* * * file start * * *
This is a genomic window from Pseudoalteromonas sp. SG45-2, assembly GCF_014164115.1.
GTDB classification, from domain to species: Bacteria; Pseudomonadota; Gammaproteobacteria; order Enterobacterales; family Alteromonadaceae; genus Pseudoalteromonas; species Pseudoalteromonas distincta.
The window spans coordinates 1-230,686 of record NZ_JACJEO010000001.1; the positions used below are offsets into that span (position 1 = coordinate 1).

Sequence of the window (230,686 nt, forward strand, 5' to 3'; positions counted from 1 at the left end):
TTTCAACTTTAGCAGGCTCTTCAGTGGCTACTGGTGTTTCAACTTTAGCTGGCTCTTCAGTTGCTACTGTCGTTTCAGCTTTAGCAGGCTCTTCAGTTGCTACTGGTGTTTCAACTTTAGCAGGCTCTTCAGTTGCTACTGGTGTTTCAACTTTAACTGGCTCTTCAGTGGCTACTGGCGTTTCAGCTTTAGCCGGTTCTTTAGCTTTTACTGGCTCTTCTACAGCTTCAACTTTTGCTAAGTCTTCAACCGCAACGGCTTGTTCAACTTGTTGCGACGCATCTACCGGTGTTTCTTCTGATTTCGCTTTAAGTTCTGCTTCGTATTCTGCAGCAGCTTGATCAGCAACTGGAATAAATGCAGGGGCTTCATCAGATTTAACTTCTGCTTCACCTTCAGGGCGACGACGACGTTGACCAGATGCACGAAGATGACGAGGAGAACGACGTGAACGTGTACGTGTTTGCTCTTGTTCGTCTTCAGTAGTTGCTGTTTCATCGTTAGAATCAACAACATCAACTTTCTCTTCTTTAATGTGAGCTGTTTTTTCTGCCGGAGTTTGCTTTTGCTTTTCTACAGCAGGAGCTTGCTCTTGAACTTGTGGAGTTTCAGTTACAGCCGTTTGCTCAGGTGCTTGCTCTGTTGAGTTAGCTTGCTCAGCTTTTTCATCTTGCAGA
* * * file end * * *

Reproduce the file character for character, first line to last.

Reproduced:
This is a genomic window from Pseudoalteromonas sp. SG45-2, assembly GCF_014164115.1.
GTDB classification, from domain to species: Bacteria; Pseudomonadota; Gammaproteobacteria; order Enterobacterales; family Alteromonadaceae; genus Pseudoalteromonas; species Pseudoalteromonas distincta.
The window spans coordinates 1-230,686 of record NZ_JACJEO010000001.1; the positions used below are offsets into that span (position 1 = coordinate 1).

Sequence of the window (230,686 nt, forward strand, 5' to 3'; positions counted from 1 at the left end):
TTTCAACTTTAGCAGGCTCTTCAGTGGCTACTGGTGTTTCAACTTTAGCTGGCTCTTCAGTTGCTACTGTCGTTTCAGCTTTAGCAGGCTCTTCAGTTGCTACTGGTGTTTCAACTTTAGCAGGCTCTTCAGTTGCTACTGGTGTTTCAACTTTAACTGGCTCTTCAGTGGCTACTGGCGTTTCAGCTTTAGCCGGTTCTTTAGCTTTTACTGGCTCTTCTACAGCTTCAACTTTTGCTAAGTCTTCAACCGCAACGGCTTGTTCAACTTGTTGCGACGCATCTACCGGTGTTTCTTCTGATTTCGCTTTAAGTTCTGCTTCGTATTCTGCAGCAGCTTGATCAGCAACTGGAATAAATGCAGGGGCTTCATCAGATTTAACTTCTGCTTCACCTTCAGGGCGACGACGACGTTGACCAGATGCACGAAGATGACGAGGAGAACGACGTGAACGTGTACGTGTTTGCTCTTGTTCGTCTTCAGTAGTTGCTGTTTCATCGTTAGAATCAACAACATCAACTTTCTCTTCTTTAATGTGAGCTGTTTTTTCTGCCGGAGTTTGCTTTTGCTTTTCTACAGCAGGAGCTTGCTCTTGAACTTGTGGAGTTTCAGTTACAGCCGTTTGCTCAGGTGCTTGCTCTGTTGAGTTAGCTTGCTCAGCTTTTTCATCTTGCAGA